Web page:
What is the relationship between state sponsored worker co-operatives, local markets and the Ekurhuleni Metropolitan Municipality?

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dc.contributor.author Nathan, Oliver
dc.date.accessioned 2012-09-05T09:09:17Z
dc.date.available 2012-09-05T09:09:17Z
dc.date.issued 2012-09-05
dc.identifier.uri http://hdl.handle.net/10539/11893
dc.description.abstract This research report examines the relationship between state-sponsored worker co-operatives, local markets and the Ekurhuleni Metropolitan Municipality (EMM, on the East Rand, South Africa) in the 2000s, to examine how state support impacts upon democracy in worker co-operatives (“co-ops”) more generally. Worker co-ops are democratic and voluntary organisations, simultaneously owned and managed by their members (“co-operators”), have a substantial history in South Africa and elsewhere, and have often been seen as a potential alternative to capitalism. But are they? An extensive literature demonstrates market pressures erode co-op democracy (e.g. Philips): to survive, worker co-ops develop increasingly into capitalist enterprises, which fundamentally challenges notions that co-ops can challenge capitalism. Several commentators (e.g. Satgar) admit this problem, but see the solution in state support, which can purportedly shield worker co-ops from the market, so enabling their democratic content and socialist potential to be maintained. This pro-state approach is tested by examining actually-existing worker co-ops in the EMM, where a number of state-sponsored worker co-ops were established from the 2000s; the two most successful co-ops are the subject of this case study. It is shown that, on the contrary, state sponsorship fostered dependency and subtle (and less subtle) forms of state control over the co-ops. Most of the co-operatives failed to survive, as state control foisted upon them impractical goals (e.g. competition in poor community markets with overwhelming rivals,) while creating additional problems (e.g. failing to allocate marketing budgets) and also undermining co-op democracy (e.g. through imposing external priorities on the co-ops). The co-ops that survived remain trapped between state patronage and the capitalist market: unable to ensure accumulation, they remain dependent on the state, but as a result, are continually pushed by the state back into the market. It is not the South African state’s push to constitute the co-ops as black-run capitalist firms that is crucial to this story, but what this push reveals: state sponsorship was irredeemably linked to state control, and it was state control that enabled the state to force its agenda on iii the co-ops in the first place; an alternative state policy framework would simply change the goals imposed. The hierarchical and elitist class logic of the state is fundamentally incompatible with the popular, self-managed logic of worker co-ops. In short, the findings on the interaction of internal co-op dynamics with the state and open market pressures suggest that democratic worker co-ops are basically fundamentally incompatible with both markets and states. They are also fundamentally incapable of transcending either, as their survival requires either emulating capitalism or embracing the state. Lastly, this research report argues that the erosion of democracy in worker co-ops cannot simply be reduced to external forces (the state, the market), although these play a central role in such erosion. Of the two co-ops examined as case studies, one is characterised by authoritarian decision-making, the other by a fairly democratic practice. A key factor in such divergence were the co-operators’ own political and work cultures. Argued Bakunin: while worker co-ops can play a demonstrative role, challenging authoritarian politics by showing the possibility of workers’ self-management, they cannot provide a transformative role, overcoming capitalism or the state. A state-sponsored worker co-ops movement cannot form the heart of a radical, democratic and working class strategy for fundamental change. To answer the research question, the research asks which factors are important in determining the internal democratic or authoritarian form of the co-ops under study. Two state-sponsored worker co-ops are taken as case studies. The first co-op is characterised by authoritarian decision-making, while the other is characterised experiences democratic decision-making. The findings of the research agree with Philip’s (2006) argument that market factors are important in determining the internal form of a co-op. However, this research clearly shows that while market factors are important, they are by no means the sole determinant of the internal dynamics of a co-op. Non-market factors are equally important in determining the internal form of a co-op. en_ZA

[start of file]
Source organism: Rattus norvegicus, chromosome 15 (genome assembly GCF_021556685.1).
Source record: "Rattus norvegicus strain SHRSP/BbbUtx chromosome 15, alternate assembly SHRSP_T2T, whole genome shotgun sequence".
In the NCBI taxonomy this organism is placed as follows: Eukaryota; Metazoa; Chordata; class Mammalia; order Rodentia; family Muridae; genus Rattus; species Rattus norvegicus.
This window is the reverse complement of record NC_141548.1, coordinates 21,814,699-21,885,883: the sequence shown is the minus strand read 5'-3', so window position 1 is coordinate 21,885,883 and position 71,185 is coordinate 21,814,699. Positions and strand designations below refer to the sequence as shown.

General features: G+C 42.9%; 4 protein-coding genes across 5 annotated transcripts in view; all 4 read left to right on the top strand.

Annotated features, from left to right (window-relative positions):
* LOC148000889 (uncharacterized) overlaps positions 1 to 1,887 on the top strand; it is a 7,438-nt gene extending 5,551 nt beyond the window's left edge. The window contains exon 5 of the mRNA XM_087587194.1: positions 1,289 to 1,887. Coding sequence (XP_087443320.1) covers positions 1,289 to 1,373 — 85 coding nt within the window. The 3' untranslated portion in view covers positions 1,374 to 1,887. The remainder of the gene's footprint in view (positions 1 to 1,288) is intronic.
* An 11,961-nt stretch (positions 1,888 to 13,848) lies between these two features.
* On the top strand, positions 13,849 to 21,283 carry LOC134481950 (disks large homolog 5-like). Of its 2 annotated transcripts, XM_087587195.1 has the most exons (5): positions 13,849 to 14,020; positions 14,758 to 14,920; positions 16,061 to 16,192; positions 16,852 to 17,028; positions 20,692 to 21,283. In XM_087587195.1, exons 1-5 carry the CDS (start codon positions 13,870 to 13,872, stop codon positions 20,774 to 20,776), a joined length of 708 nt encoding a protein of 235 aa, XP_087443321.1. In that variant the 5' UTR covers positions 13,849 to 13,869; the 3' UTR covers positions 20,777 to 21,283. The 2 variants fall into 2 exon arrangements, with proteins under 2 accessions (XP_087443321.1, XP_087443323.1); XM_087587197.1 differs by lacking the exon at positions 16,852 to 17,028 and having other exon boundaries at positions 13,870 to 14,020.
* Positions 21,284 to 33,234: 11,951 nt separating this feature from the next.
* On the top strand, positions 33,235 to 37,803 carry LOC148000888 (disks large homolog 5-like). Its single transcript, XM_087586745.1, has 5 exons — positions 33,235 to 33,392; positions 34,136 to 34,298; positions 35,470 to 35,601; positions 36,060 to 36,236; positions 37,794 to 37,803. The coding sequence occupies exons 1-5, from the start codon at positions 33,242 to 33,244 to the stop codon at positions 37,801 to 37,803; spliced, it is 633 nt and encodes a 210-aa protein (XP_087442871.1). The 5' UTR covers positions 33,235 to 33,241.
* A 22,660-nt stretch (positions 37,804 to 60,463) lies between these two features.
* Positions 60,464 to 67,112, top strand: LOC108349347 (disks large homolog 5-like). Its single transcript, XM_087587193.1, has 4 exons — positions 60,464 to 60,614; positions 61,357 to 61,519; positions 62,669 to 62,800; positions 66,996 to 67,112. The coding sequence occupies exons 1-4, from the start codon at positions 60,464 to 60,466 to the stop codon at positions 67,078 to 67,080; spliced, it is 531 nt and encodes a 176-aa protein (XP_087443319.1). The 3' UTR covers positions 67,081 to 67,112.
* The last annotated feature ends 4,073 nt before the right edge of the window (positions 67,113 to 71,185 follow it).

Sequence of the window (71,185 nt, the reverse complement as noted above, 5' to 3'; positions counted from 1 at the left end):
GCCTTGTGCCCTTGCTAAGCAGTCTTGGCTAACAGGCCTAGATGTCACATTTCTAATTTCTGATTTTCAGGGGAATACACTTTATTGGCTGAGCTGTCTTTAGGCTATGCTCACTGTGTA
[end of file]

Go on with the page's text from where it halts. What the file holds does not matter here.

dc.language.iso en en_ZA
dc.subject Co-operatives en_ZA
dc.subject Markets en_ZA
dc.subject Municipality en_ZA
dc.subject State en_ZA
dc.subject Development en_ZA
dc.subject Democracy en_ZA
dc.subject Participation en_ZA
dc.subject Power en_ZA
dc.subject Autonomy en_ZA
dc.subject Dependency en_ZA
dc.subject Bakunin en_ZA
dc.subject Anarchism en_ZA
dc.subject Anti-capitalism en_ZA
dc.subject Black Economic Empowerment en_ZA
dc.subject Neo-liberalism en_ZA
dc.subject South Africa en_ZA
dc.subject Labour en_ZA
dc.subject East Rand en_ZA
dc.subject Socialism en_ZA
dc.title What is the relationship between state sponsored worker co-operatives, local markets and the Ekurhuleni Metropolitan Municipality? en_ZA
dc.type Thesis en_ZA

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